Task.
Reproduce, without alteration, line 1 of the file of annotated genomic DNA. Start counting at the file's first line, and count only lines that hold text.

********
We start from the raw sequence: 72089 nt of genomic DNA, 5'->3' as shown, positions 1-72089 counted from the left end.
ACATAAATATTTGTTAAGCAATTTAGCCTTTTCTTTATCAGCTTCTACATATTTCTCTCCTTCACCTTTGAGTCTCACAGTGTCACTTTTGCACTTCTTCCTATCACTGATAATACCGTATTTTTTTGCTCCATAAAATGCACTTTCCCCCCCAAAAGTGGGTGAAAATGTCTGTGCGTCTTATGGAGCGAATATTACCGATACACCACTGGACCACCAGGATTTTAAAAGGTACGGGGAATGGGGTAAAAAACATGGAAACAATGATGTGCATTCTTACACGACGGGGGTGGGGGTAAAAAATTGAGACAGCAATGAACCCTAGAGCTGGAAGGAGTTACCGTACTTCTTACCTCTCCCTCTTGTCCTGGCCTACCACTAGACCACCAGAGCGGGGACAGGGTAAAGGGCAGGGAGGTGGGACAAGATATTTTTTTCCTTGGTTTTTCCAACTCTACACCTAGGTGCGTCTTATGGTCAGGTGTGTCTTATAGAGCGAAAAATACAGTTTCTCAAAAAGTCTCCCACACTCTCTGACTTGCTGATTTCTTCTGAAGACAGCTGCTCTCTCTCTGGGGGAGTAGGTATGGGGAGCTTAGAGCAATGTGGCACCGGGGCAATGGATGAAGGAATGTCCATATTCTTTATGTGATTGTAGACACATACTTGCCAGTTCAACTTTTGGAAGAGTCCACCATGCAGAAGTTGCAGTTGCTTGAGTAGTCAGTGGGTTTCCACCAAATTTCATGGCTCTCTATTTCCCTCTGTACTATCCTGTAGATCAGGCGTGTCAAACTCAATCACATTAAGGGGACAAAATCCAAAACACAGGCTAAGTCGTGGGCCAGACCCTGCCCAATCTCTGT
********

We start from the raw sequence: 72089 nt of genomic DNA, 5'->3' as shown, positions 1-72089 counted from the left end.